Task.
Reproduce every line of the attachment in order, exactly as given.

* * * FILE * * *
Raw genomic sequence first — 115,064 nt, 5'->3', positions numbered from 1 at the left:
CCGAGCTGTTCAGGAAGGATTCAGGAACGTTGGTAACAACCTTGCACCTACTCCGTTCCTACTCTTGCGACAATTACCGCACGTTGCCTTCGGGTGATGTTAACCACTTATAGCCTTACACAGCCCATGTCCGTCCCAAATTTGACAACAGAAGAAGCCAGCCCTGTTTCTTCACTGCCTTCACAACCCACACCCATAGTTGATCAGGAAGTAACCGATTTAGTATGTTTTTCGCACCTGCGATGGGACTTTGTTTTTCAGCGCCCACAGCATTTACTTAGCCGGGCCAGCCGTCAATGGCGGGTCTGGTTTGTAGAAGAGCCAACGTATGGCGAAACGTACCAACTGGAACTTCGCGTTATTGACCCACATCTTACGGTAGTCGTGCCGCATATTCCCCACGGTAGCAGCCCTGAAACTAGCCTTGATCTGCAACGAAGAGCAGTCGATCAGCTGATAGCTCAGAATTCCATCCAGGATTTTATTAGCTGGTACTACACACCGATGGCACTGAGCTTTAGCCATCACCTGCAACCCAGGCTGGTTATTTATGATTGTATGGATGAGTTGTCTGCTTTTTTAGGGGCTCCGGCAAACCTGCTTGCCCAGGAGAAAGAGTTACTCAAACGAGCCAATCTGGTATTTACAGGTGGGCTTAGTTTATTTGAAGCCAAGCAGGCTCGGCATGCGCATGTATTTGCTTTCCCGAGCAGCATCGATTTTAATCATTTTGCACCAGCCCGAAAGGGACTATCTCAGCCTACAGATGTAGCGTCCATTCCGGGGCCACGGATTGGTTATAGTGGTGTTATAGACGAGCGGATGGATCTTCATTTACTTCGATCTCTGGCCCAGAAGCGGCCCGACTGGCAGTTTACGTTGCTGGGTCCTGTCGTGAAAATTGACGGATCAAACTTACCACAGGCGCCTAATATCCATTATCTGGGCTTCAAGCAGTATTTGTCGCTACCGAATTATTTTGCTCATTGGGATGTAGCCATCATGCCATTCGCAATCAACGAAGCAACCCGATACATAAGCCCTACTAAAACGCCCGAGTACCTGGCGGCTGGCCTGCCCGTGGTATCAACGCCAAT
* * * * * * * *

Raw genomic sequence first — 115,064 nt, 5'->3', positions numbered from 1 at the left:
CCGAGCTGTTCAGGAAGGATTCAGGAACGTTGGTAACAACCTTGCACCTACTCCGTTCCTACTCTTGCGACAATTACCGCACGTTGCCTTCGGGTGATGTTAACCACTTATAGCCTTACACAGCCCATGTCCGTCCCAAATTTGACAACAGAAGAAGCCAGCCCTGTTTCTTCACTGCCTTCACAACCCACACCCATAGTTGATCAGGAAGTAACCGATTTAGTATGTTTTTCGCACCTGCGATGGGACTTTGTTTTTCAGCGCCCACAGCATTTACTTAGCCGGGCCAGCCGTCAATGGCGGGTCTGGTTTGTAGAAGAGCCAACGTATGGCGAAACGTACCAACTGGAACTTCGCGTTATTGACCCACATCTTACGGTAGTCGTGCCGCATATTCCCCACGGTAGCAGCCCTGAAACTAGCCTTGATCTGCAACGAAGAGCAGTCGATCAGCTGATAGCTCAGAATTCCATCCAGGATTTTATTAGCTGGTACTACACACCGATGGCACTGAGCTTTAGCCATCACCTGCAACCCAGGCTGGTTATTTATGATTGTATGGATGAGTTGTCTGCTTTTTTAGGGGCTCCGGCAAACCTGCTTGCCCAGGAGAAAGAGTTACTCAAACGAGCCAATCTGGTATTTACAGGTGGGCTTAGTTTATTTGAAGCCAAGCAGGCTCGGCATGCGCATGTATTTGCTTTCCCGAGCAGCATCGATTTTAATCATTTTGCACCAGCCCGAAAGGGACTATCTCAGCCTACAGATGTAGCGTCCATTCCGGGGCCACGGATTGGTTATAGTGGTGTTATAGACGAGCGGATGGATCTTCATTTACTTCGATCTCTGGCCCAGAAGCGGCCCGACTGGCAGTTTACGTTGCTGGGTCCTGTCGTGAAAATTGACGGATCAAACTTACCACAGGCGCCTAATATCCATTATCTGGGCTTCAAGCAGTATTTGTCGCTACCGAATTATTTTGCTCATTGGGATGTAGCCATCATGCCATTCGCAATCAACGAAGCAACCCGATACATAAGCCCTACTAAAACGCCCGAGTACCTGGCGGCTGGCCTGCCCGTGGTATCAACGCCAAT